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Retaining customers is a bottom-line must for successful companies—especially SaaS companies where a predictable customer base is a must. An organization’s customers are the greatest asset it can have, and the longer those customers continue to invest in products and services, the more valuable they become.
This is why the concept of churn is so important to both growing and established organizations alike. As a customer success leader, you understand the importance of keeping customers successful along their journey with your organization. But the true cost of churn is rarely considered to its full implications. Not only does churn mean lost revenue, it also means your team has to double down on acquiring new customers for those that are lost. After all, it can cost up to 5 times as much to acquire a new customer as it does to retain your current ones.
The True Cost of Churn - First 3 Factors
In this post and in our follow-on “The True Cost of Customer Churn: Part 2” post, we’ll explore various aspects of churn that most customer success leaders and company executives don’t consider when calculating retention and churn rates. Let’s explore.
1. Lose Recurring Revenue
The easiest way to clearly understand the true cost of churn is by using hard numbers. Let’s say that, for example, your organization’s average contract value is $50,000. This means that losing even 10 customers a year valued at $50,000 each to churn can cost your organization upwards of $500,000 annually in lost ARR.
2. Lose Expansion Opportunity Revenue
In addition to the cost of recurring revenue each year, there’s also potential for loss of renewal income or upsell deals which are frequently excluded when calculating churn costs.
The probability of upselling to an existing customer is around 65%, compared to the probability to selling to a new prospect which is only around 13%. This means that for every current customer lost to churn, your organization is also missing out on a 65% chance of a new upsell or cross-sell opportunity. If your current customers are your most likely buyers, then the main goal of your entire organization should be to hold on to them as tight as possible.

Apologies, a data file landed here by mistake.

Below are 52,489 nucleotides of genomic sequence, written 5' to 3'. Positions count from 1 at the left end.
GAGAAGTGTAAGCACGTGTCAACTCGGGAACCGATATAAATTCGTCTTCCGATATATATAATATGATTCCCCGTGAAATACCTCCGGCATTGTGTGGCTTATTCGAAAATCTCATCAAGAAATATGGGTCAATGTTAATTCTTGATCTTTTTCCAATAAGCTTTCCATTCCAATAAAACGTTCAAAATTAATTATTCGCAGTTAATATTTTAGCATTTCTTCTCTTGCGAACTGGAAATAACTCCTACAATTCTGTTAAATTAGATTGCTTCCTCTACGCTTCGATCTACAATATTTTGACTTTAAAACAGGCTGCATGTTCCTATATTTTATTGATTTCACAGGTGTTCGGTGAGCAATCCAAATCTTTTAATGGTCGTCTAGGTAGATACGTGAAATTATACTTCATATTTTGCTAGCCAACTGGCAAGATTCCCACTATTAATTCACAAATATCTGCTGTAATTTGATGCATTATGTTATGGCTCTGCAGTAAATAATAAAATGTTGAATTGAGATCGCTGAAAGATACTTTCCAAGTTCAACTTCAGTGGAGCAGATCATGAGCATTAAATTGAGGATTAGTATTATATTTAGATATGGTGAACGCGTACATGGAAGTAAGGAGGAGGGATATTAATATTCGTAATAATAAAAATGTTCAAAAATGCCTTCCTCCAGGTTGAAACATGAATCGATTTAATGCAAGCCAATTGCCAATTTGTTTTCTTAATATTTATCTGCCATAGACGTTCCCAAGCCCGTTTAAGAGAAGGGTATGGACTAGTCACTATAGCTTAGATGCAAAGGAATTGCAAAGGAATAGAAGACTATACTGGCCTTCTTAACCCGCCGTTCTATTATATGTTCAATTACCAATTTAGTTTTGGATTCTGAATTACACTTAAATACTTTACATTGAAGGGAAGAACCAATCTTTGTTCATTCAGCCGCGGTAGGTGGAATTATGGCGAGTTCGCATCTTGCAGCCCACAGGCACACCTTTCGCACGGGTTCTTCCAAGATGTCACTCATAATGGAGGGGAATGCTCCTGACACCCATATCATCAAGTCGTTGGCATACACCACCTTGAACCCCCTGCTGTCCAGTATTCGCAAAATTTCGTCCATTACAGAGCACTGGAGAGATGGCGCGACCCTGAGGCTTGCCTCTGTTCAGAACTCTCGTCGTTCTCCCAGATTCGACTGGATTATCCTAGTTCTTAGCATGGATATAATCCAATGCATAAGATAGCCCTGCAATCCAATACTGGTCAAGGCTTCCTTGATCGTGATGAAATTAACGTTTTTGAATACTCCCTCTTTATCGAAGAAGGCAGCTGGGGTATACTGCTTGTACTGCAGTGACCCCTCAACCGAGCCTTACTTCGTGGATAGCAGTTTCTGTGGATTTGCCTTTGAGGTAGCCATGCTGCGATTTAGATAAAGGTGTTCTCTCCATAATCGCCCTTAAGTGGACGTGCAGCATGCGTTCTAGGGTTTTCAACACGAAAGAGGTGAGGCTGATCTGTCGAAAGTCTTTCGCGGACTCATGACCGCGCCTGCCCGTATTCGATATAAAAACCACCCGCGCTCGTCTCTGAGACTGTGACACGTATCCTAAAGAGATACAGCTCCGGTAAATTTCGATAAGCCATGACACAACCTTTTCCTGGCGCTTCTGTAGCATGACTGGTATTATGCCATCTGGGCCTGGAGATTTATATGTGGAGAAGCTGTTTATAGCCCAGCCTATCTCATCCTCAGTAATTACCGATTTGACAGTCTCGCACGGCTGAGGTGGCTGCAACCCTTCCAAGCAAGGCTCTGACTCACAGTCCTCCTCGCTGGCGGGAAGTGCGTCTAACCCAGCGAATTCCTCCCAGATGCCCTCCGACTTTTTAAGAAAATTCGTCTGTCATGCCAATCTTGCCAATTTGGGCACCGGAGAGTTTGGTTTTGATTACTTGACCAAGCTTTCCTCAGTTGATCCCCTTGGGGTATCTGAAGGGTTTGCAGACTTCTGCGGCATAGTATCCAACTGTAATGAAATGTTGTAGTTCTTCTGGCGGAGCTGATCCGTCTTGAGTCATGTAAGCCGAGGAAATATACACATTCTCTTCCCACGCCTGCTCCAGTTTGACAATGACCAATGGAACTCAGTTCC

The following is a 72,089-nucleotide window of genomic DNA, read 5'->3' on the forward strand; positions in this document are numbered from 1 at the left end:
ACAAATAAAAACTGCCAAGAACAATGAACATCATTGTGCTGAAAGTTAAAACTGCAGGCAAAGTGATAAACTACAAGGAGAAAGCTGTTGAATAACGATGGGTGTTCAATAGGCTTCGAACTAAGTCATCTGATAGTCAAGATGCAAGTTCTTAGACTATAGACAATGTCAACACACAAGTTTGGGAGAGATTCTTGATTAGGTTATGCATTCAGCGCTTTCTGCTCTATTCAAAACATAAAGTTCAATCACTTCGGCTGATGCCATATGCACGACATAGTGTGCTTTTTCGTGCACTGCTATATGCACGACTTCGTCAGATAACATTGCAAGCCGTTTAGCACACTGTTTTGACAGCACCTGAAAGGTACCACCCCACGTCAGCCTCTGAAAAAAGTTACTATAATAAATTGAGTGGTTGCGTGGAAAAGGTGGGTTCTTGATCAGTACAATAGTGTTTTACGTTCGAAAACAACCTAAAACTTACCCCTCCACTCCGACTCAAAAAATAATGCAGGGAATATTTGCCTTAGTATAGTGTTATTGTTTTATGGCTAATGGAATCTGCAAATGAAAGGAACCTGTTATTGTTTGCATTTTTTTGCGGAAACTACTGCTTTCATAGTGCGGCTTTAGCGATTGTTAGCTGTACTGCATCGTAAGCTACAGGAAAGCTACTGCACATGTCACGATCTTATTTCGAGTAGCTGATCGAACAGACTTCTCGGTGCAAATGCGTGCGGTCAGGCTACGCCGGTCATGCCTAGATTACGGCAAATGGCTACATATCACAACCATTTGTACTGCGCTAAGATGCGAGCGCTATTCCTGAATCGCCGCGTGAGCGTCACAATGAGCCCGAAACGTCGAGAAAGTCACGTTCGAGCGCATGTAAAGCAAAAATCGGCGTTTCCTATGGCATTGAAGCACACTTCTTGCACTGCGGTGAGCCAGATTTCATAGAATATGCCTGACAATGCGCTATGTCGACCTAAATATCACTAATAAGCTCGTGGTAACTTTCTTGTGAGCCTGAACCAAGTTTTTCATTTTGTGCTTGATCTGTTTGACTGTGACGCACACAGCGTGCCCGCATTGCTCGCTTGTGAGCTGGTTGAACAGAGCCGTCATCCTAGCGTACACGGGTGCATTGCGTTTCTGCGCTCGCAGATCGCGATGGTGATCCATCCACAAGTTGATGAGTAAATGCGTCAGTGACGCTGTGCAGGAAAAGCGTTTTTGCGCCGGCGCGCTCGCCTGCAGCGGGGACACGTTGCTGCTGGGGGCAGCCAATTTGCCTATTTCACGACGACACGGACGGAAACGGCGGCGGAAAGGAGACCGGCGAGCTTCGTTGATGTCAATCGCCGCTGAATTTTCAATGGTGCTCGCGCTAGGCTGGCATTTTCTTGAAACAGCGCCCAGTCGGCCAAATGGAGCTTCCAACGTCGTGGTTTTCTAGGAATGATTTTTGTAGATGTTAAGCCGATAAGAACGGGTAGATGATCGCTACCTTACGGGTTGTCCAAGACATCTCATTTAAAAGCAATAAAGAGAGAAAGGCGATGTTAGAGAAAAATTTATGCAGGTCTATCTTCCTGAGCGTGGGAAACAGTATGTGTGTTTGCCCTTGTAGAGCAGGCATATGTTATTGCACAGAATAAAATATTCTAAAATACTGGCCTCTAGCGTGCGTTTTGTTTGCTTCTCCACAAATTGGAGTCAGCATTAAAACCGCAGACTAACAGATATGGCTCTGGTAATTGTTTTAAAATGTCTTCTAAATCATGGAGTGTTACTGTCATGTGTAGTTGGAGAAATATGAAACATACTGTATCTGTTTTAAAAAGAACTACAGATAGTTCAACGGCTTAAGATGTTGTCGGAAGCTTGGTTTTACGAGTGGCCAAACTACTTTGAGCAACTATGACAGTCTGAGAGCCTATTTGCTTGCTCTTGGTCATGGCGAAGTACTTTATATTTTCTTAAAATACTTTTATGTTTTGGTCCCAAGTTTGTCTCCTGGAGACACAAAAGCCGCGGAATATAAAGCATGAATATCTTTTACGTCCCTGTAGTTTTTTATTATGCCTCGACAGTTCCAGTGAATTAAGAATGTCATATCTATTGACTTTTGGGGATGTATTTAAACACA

Let’s say that your company has a expansion revenue goal of 20%. So you if churn $500,000 of recurring revenue (ARR), you are also losing the expansion dollars of $100,000.
3. CAC Cost to Acquire the New Customers
When churn occurs, not only does your marketing team have to dedicate time and resources to bringing in new leads and prospective customers, but now they have to refocus their attention to re-attract customers that have been lost.
Now, consider it costs approximately $30,000 to acquire a new customer (referred to as customer acquisition cost, or CAC). This means that in order to re-acquire all 10 lost customers, it could cost your organization over $300,000 annually. That represents nearly half a million dollars spent trying to recapture business your organization already had, but let slip through the cracks.
So let’s add up the true impact of customer churn:
+ $500,000 loss recurring revenue
+ $100,000 loss of expansion revenue
+ $300,000 CAC cost to acquire the lost customers
= $900,000 true cost of churn.
At the end of the day, customer churn is unavoidable. There will always be unforeseen circumstances or issues that arise that result in churn. It is important, however, to realize that churn comes at a higher cost than just the absence of a logo on your nascar slide. Departments throughout your organization rely on customer retention to not only pay the bills, but more importantly, to make their time and efficiency count towards your company’s higher mission.
As is often the case, there are ways innovative organizations and customer success teams can proactively combat customer churn while also increasing retention and renewals. Decreasing monthly churn by just 5 customers (at a monthly contract size of $4,166) can save your company upwards of $250,000 a year.
Check back soon for “The Trust Cost of Customer Churn: Part 2” to learn more about the final 3 cost factors including negative network effect and the impact of referrals, brand leadership, and second-order revenue.